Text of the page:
Central Public Information Officer, Supreme Court of India vs. Subhash Chandra Agarwal

Central Public Information Officer, Supreme Court of India vs. Subhash Chandra Agarwal

 

IN THE SUPREME COURT OF INDIA
CIVIL APPEAL NO. 10044 OF 2010
W.P. (C) 288/2009
Petitioner
Central Public Information Officer, Supreme Court Of India
Respondent
Subhash Chandra Agarwal
Date of Judgement
13 November, 2019
Bench
Ranjan Gogoi, C.J.I; V. Ramana, J.; D.Y. Chandrachud, J.; Deepak Gupta, J.; Sanjiv Khanna, J.

Background 

This is a landmark case that determines the balance between the right to information guaranteed to all individuals with the principle of confidentiality. It focuses on transparency in all government institutions. More importantly, it strikes an equilibrium between the right to privacy, a recognized fundamental right, along with the larger interest of the public which would necessitate the disclosure of information. It addresses questions related to disclosure of information related to the appointment of judges, their assets revelation and correspondence of judges and other authorities in light of judicial independence.

Facts of the case

The present appeals arise from 3 applications moved by Subhash Chandra Agarwal (Respondent) before the Central Public Information Officer (CPIO), Supreme Court of India. It asked to furnish a copy of the complete correspondence with the then Chief Justice of India as there had been a report that a Union Minister had influenced the decisions of  Mr. Justice R. Reghupathi of the High Court of Madras and for the correspondence between the concerned constitutional authorities with file notings relating to the appointment of Mr. Justice H.L. Dattu, Mr. Justice A.K. Ganguly and Mr. Justice R.M. Lodha. The information was denied by the CPIO, Supreme Court of India on the ground that the information sought was not dealt with or available with the Registry of the Supreme Court of India. On appeal, the Central Information Commission (‘CIC’) has directed disclosure of information. Aggrieved, the CPIO, Supreme Court of India has preferred these appeals.

The third the application sought information on the declaration of assets made by the judges to the Chief Justices in the States which was dismissed by the CPIO on the ground that it was not held by the Registry of the Supreme Court of India. The appellate authority passed an order of remit directing the CPIO to follow the procedure under Section 6(3) of the RTI Act and to inform the Respondent about the authority holding such information. The CPIO held that filing of the application before the CPIO of the Supreme Court was against Section 6(3) of the RTI Act and the same should be put before the CPIO of the High Courts. Thereupon, the Respondent had directly preferred an appeal before the CIC which was allowed directing the CPIO to provide the information. CPIO had then filed a Writ Petition before the Delhi HC which was in the favor of the Respondent. On further appeal, the matter was referred to the Full Bench which dismissed the appeal and the Full Bench was in full agreement with the reasoning of the learned Single Judge of the High Court.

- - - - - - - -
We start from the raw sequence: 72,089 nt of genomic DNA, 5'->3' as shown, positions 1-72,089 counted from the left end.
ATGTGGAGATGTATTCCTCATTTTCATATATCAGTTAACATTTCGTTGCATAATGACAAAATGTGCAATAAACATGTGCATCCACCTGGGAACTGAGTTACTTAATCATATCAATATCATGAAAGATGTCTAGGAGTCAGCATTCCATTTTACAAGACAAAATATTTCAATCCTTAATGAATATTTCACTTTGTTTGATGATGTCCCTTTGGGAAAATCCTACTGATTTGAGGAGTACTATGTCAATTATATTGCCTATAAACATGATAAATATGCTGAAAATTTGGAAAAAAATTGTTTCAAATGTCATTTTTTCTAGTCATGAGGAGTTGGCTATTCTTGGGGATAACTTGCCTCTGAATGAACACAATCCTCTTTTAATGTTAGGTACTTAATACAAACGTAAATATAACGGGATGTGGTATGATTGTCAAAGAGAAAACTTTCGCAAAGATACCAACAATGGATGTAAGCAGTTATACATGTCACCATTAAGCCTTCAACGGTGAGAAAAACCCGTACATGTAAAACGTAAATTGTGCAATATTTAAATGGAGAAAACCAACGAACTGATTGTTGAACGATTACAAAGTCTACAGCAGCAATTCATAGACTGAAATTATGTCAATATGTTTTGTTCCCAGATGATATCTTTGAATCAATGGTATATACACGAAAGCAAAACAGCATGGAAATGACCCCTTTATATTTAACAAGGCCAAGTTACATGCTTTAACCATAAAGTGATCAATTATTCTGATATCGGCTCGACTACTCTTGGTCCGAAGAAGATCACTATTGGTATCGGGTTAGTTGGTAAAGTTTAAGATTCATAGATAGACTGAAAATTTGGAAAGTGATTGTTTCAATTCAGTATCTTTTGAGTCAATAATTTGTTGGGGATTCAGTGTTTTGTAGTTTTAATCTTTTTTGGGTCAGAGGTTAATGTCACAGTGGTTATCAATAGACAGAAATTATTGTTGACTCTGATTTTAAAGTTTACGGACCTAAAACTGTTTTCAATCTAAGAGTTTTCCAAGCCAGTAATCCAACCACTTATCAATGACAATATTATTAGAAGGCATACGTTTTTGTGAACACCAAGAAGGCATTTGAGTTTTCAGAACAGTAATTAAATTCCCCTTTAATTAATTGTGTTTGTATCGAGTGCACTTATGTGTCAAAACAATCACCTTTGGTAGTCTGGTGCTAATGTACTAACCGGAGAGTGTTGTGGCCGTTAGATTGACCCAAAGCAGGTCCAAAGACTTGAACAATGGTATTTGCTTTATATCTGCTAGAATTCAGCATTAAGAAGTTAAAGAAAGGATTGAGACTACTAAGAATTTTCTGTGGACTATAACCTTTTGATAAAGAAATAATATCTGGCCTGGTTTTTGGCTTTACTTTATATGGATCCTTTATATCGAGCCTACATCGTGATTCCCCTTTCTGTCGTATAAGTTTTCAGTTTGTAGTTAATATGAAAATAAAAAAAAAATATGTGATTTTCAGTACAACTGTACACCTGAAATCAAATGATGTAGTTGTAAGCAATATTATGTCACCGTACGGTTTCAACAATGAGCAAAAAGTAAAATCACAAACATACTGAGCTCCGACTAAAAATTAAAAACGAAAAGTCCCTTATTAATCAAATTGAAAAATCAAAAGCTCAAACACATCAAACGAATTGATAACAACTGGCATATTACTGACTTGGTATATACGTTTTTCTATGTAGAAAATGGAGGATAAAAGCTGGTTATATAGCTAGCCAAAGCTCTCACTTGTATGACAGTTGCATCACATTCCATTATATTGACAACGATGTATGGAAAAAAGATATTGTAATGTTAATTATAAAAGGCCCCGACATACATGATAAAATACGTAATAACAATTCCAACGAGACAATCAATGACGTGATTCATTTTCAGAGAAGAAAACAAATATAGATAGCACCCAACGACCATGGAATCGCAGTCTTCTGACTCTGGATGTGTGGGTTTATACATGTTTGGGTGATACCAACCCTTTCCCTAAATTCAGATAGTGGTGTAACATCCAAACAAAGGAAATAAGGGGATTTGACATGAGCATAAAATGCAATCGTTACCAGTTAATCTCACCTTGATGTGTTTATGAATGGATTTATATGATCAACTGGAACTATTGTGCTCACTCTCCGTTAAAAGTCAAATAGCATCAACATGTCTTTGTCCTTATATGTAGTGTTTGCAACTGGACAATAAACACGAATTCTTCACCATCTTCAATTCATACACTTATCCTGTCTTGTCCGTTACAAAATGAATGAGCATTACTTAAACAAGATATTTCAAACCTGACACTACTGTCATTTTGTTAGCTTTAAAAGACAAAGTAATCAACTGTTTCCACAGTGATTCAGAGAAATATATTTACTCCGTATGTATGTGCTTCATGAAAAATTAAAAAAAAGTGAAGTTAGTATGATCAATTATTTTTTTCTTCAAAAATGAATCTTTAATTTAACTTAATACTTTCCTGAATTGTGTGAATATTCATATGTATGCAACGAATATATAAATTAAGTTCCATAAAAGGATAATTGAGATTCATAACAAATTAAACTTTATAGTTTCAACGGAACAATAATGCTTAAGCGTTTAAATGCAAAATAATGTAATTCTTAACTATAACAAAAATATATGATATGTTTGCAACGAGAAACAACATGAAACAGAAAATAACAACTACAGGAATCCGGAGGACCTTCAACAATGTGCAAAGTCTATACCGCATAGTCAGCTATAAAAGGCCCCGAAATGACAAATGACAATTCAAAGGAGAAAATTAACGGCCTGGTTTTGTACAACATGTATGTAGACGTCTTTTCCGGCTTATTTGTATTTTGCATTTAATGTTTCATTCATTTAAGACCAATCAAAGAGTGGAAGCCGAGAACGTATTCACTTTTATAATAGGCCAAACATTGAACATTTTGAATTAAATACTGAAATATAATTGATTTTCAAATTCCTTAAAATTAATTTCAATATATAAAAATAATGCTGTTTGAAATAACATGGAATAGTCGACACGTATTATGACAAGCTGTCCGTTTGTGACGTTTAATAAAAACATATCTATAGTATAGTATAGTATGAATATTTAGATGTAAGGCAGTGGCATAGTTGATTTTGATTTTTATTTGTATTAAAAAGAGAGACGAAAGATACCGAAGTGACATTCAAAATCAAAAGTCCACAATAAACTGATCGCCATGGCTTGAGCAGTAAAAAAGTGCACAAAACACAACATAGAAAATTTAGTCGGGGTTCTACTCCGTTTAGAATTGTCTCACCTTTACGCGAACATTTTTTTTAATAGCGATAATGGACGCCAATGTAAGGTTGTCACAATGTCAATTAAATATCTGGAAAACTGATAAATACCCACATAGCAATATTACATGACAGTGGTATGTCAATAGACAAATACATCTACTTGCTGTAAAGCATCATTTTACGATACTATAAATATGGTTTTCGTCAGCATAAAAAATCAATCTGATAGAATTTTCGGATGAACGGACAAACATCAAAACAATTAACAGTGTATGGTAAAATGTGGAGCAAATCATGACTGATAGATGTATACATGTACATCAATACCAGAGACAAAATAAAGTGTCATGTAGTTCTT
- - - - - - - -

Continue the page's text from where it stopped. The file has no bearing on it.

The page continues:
Statue and provisions discussed 

1. Section 8(1)(e), Right to Information Act, 2005

2. Section 8(1)(j), Right to Information Act, 2005

3. Section 2(j), Right to Information Act, 2005

Issues

1. Is the information in the context of a collegium system for appointment and elevation of judges to the Supreme Court and the High Court’s; declaration of assets by judges, etc. protected under Right to Information Act, 2005?

Arguments Raised

Arguments from Petitioner:

The appellants contended that disclosure of the information sought would impede the independence of judges and that judges are ought not to be subjected to ‘litigative public debate’. The right to information is not an absolute constitutional right and is subject to the exclusions, restrictions, and conditions listed in the Second Schedule and Sections 8 to 11 of the RTI Act. Information sought which is exempted under Section 8 of the RTI Act cannot be disclosed. Information on assets amounts to personal information and thus falls in the ambit of exemption laid down under Section 8(1)(j) of the RTI Act. Similarly, information of prospective candidates who are considered for judicial appointments and/or elevation relates to their personal information, the disclosure of which would cause unwarranted invasion of an individual’s privacy and serves no larger public interest. Moreover, the information on assets is voluntarily declared by the judges to the Chief Justice of India in his fiduciary capacity. Consultations and correspondence between the office of the Chief Justice of India and other constitutional functionaries and information relating to the appointment of judges are shared in their fiduciary capacities, which makes the information exempt under Section 8(1)(e) of the RTI Act.